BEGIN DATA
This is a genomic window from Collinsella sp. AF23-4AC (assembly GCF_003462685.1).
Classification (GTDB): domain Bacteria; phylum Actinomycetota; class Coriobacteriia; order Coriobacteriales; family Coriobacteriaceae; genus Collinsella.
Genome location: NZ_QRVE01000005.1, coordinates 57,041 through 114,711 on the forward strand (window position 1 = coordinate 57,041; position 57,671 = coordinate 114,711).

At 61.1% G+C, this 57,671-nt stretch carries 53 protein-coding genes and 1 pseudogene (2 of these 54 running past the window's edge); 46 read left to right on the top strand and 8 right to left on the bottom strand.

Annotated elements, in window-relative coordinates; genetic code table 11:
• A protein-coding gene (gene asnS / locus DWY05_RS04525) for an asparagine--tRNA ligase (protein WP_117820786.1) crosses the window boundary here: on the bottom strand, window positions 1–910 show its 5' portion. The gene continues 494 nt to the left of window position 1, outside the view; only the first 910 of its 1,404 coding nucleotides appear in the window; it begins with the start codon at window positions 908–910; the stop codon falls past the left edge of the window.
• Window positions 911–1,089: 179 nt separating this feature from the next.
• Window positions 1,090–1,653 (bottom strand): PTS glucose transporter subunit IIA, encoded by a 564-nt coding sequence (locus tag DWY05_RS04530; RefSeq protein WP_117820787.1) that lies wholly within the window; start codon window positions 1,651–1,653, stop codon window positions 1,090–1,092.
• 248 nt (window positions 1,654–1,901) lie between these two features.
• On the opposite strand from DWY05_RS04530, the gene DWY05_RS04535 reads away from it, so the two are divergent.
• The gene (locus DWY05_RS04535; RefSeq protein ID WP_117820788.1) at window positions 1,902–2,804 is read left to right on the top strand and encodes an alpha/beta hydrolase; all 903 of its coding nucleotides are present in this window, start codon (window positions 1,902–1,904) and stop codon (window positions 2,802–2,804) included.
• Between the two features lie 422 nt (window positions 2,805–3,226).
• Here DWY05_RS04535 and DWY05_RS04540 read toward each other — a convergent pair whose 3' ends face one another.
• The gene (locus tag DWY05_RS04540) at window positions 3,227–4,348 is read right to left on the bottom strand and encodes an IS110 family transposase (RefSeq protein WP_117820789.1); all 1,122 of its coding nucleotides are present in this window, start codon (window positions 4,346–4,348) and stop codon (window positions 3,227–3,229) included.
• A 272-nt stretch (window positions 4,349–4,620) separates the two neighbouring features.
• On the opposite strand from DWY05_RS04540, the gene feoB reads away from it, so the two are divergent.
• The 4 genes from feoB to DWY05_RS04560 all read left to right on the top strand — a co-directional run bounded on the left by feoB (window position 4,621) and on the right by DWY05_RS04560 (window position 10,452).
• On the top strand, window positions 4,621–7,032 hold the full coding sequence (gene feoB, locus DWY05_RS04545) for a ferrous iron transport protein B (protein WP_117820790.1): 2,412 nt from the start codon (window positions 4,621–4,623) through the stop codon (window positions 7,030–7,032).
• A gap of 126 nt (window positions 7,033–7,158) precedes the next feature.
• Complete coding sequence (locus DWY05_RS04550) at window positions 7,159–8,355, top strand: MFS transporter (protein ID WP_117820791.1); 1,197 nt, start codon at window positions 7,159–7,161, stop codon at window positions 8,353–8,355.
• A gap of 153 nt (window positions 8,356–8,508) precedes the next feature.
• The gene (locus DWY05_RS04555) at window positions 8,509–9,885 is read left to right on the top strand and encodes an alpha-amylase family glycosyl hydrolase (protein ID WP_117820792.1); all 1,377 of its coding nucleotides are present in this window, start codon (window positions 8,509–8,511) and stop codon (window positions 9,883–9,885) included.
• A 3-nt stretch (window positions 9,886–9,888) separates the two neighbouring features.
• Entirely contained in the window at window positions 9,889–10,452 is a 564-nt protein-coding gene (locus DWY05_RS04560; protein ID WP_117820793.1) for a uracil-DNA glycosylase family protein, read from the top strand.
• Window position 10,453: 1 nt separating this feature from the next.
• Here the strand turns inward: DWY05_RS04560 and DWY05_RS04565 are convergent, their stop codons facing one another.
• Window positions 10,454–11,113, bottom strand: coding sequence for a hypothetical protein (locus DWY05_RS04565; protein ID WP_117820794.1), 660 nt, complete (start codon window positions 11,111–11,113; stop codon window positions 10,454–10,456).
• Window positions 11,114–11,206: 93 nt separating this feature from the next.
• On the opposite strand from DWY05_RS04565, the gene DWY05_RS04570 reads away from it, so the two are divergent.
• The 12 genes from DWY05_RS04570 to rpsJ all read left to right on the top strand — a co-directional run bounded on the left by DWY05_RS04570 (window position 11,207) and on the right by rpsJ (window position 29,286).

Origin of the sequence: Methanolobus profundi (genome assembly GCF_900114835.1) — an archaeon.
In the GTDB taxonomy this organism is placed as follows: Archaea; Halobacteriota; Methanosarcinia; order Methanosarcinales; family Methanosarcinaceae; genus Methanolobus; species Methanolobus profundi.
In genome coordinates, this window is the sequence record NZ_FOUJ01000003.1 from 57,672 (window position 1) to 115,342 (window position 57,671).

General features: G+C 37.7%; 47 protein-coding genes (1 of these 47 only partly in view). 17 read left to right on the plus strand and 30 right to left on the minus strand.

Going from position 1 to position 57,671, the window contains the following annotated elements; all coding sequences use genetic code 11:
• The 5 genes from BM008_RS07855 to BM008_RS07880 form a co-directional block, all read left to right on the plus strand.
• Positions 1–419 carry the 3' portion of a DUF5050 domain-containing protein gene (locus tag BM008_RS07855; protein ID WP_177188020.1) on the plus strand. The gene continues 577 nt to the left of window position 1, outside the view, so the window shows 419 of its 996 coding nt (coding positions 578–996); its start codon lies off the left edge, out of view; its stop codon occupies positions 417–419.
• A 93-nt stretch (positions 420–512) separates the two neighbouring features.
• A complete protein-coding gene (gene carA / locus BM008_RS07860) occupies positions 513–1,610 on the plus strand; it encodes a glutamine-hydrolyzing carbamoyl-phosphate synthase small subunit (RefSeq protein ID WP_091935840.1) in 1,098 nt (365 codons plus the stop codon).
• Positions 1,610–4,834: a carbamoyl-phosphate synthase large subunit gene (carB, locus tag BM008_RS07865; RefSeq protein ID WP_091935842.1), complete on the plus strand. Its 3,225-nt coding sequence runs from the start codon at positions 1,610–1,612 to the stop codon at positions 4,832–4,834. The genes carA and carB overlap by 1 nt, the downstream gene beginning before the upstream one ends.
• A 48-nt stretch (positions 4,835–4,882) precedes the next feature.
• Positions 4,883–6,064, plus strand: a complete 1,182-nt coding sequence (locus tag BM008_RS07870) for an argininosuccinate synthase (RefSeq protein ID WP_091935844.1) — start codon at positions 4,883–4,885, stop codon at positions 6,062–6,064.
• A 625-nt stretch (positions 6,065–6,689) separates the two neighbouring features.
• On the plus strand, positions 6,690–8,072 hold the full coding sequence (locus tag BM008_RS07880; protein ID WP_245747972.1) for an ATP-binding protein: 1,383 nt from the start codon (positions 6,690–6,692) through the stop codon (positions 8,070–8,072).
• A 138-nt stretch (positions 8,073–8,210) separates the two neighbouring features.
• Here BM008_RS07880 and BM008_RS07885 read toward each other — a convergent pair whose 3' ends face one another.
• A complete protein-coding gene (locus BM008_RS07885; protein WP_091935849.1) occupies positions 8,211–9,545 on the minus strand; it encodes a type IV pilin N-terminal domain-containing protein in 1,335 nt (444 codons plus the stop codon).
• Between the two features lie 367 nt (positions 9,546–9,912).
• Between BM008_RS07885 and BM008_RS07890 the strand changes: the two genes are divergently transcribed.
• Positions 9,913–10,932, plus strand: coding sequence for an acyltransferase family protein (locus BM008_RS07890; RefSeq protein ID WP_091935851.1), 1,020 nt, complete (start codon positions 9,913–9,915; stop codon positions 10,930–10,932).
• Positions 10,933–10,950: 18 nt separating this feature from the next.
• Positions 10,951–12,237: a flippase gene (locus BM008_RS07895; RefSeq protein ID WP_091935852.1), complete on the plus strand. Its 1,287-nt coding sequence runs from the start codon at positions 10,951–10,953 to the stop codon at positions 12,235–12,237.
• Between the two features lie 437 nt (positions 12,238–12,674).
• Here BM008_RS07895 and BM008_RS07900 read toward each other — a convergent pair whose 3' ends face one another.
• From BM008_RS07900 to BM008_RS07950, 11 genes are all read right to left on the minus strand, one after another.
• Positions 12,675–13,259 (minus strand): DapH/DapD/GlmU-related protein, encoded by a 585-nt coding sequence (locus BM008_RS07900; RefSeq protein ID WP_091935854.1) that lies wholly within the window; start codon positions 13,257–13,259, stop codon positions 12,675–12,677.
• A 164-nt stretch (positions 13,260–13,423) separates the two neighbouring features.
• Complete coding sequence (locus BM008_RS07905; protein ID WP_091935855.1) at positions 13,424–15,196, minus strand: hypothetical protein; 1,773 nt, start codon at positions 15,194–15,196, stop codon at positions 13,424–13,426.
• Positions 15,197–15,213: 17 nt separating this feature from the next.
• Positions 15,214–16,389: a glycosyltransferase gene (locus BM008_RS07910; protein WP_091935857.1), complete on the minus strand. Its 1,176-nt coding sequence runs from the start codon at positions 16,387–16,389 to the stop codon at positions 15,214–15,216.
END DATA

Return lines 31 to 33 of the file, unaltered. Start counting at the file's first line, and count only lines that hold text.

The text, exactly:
Origin of the sequence: Methanolobus profundi (genome assembly GCF_900114835.1) — an archaeon.
In the GTDB taxonomy this organism is placed as follows: Archaea; Halobacteriota; Methanosarcinia; order Methanosarcinales; family Methanosarcinaceae; genus Methanolobus; species Methanolobus profundi.
In genome coordinates, this window is the sequence record NZ_FOUJ01000003.1 from 57,672 (window position 1) to 115,342 (window position 57,671).